Yikes! Ann-Christine’s topic this week is more than just one challenge for me! Explanation: My real challenge is that my toes are arthritic and I can’t wear many shoes except for Birkenstocks. I have managed to find a tennis shoe that I can wear for a few hours. It’s all subjective isn’t it! For some feet shoes can mean classy, dressy, casual, fun or barefoot. For me it’s Birkenstocks because of the support they give.

Now for photography, many things have feet (okay hooves) some even have shoes like this horse.

Most animals have feet although we refer to them with different names.

Dogs have paws. With some dogs we can see their toes, but some are covered. Can we say they have socks?

Wildlife like this deer have hooves (feet) but no shoes!

My Raggedy Ann has feet and shoes.

This egret flying up from a nest has claws (feet) but no shoes.

Last, but most important, are humans. No matter how they slide, they have feet and shoes!

So much for feet and shoes. Now it’s time to rest my feet without shoes on! Thanks Ann-Christine!!

Oh deer look at the swans: Effie Yeaw & Mather Lake

Living in the Sacramento area offers two nearby places for photographers to capture nature: Effie Yeaw Nature Center and Mather Lake. Both are less than 1/2 hour from my home. One March morning Ray and I went to both places.

First, we met at Effie Yeaw along the American River. The deer are very accustomed to humans and let us get close enough for me to use my 55 – 200 mm lens easily. This morning, unfortunately, we didn’t see any bucks, but there were a lot of does grazing.

We also saw turkeys and a tree branch that looked like an animal with a long neck. Do you see it too? Maybe a dragon?

After walking the trails in the nature center, Ray and I met Richard at Mather Lake. I wanted to practice carrying and shooting with my Nikon d7100, the prime 300 mm lens and new short monopod Ray made for me. This is a small lake and popular fishing spot. I had to walk to the back of the lake before I found swans close enough for me to photograph. At least I was able to carry the equipment easily.

It was a lovely morning of camaraderie, practice and exercise.

Hunting with a camera: Effie Yeaw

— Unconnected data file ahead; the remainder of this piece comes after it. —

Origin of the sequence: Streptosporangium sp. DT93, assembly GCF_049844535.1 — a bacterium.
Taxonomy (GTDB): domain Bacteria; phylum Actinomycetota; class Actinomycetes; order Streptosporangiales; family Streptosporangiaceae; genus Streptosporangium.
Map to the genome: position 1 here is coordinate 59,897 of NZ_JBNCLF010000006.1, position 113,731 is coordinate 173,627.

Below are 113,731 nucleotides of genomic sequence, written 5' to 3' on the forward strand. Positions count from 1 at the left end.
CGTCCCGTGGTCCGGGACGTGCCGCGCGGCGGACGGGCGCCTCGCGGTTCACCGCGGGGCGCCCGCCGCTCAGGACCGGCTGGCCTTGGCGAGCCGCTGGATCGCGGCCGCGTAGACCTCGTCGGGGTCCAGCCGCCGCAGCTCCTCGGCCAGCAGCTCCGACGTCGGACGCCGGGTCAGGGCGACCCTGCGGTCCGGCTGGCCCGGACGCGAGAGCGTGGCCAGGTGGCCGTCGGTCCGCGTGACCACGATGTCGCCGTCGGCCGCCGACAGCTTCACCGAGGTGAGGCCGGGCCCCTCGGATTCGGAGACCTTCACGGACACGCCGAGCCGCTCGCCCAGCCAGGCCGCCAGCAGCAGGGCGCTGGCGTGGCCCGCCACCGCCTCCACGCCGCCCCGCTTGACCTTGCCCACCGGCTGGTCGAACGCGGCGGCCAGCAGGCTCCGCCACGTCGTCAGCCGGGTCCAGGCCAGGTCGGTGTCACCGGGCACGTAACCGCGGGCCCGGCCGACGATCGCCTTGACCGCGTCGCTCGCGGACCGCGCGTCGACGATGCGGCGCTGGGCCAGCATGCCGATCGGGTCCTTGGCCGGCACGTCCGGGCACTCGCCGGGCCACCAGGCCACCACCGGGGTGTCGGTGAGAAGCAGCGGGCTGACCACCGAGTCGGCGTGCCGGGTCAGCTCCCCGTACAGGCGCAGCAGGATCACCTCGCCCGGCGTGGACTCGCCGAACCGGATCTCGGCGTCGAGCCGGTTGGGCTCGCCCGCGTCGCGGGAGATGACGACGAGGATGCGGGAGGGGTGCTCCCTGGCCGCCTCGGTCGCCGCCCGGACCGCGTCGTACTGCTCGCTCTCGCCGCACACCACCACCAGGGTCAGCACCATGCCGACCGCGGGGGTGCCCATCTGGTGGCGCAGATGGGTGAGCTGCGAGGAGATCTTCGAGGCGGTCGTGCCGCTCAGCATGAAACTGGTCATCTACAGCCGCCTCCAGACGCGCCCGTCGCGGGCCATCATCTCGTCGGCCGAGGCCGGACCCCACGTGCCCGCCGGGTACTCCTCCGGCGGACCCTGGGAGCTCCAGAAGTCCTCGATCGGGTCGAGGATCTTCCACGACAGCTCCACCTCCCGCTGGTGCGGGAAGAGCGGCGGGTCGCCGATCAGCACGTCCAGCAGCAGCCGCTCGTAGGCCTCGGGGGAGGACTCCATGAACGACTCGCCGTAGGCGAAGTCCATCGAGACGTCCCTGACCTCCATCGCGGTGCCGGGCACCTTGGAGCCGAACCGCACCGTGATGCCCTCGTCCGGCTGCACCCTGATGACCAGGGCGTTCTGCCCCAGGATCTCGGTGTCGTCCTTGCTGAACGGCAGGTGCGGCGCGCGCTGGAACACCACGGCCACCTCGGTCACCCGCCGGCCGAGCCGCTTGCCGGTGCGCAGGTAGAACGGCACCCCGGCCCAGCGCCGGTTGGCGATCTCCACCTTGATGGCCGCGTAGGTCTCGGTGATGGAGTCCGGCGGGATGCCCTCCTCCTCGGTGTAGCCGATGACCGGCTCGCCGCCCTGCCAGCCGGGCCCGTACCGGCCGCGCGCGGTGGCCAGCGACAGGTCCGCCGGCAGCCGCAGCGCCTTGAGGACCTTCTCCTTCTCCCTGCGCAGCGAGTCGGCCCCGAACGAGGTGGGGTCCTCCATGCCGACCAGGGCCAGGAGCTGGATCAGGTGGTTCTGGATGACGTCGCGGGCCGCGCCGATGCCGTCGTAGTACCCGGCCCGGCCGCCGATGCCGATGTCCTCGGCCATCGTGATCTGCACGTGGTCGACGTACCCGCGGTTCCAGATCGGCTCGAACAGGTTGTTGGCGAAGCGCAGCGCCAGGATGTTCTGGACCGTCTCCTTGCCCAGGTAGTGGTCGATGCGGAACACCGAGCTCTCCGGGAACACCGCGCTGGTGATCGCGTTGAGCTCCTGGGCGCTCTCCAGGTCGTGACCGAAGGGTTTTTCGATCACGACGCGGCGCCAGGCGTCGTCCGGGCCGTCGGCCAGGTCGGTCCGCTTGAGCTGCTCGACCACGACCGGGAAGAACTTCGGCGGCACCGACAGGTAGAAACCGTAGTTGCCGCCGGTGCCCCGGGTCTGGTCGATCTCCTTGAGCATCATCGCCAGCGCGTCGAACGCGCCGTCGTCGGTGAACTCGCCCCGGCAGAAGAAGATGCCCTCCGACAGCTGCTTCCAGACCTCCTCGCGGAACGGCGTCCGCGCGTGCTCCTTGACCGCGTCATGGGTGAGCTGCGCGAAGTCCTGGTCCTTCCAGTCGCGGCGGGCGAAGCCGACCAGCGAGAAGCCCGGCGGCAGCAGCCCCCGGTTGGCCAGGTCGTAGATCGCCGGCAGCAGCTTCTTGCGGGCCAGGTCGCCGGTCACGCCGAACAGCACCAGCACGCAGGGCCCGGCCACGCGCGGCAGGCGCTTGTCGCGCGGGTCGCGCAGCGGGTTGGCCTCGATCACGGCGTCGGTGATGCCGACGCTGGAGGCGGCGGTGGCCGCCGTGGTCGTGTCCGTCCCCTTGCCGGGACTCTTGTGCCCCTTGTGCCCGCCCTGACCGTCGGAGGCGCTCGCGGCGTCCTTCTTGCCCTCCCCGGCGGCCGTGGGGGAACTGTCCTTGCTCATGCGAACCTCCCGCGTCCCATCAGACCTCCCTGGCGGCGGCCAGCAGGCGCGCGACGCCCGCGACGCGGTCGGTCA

We were hunting deer when we went to Effie Yeaw Nature Center in Carmichael. The nature center is about 15 minutes away and is on the American River. It’s a beautiful natural wooded area surrounded by the river and a golf course. It’s rutting season for the deer and we were hoping to shoot some–with a camera!

While we didn’t see any males rutting, we did see a lot of deer that were close enough for me to get with my 55 – 200 mm lens. It was a great morning. When I complained that I was out lensed with my photo buddies’ 400 mm or more, one said that I shouldn’t complain since they were so close! But, I like to complain!

Here are some deer shots from that successful morning.

And Effie Yeaw never disappoints with its beautiful environment. We got there early enough to watch the last of the fog glisten in the sunlight.

Just a few more!

And finally some log art.

It was great fun hunting with my camera!

Goodbye 2019! Land Park & Effie Yeaw

Yes, goodbye to 2019!! I can’t say that it’s been the worst year, but it hasn’t been the best for me personally. I feel like my photography journey is on a roundabout and is unsuccessful in getting off to continue down the road.

I think my health is under control now, but with the beta blocker I’m on, any shooting beyond 8 p.m. is not happening. I just get too tired, but my heart is beating better. I call it my new normal!

December has been a rainy, cold, overcast and damp month which adds to the photo blues. I’ve tried to make the most of partly cloudy and sunny days, but they are few. Here, in California, December, January and February are traditionally our rainy months. The rest of the year is pretty dry, so we are hoping for more rain, and, of course, more complaining. My photo buddies and I are trying to think of more indoor places to take our cameras to. You might see some familiar places in the next couple of months.

Meanwhile, let’s finish up some of 2019 with visits to William Land Park in Sacramento and Effie Yeaw Nature Center in Carmichael.

Jeanne and I went to William Land Park to catch some Fall Color in mid November. There was barely any left, but we did shoot for about an hour.

Next is Effie Yeaw. Marlene and I went to capture the deer rutting. They weren’t rutting that morning, but there were many deer.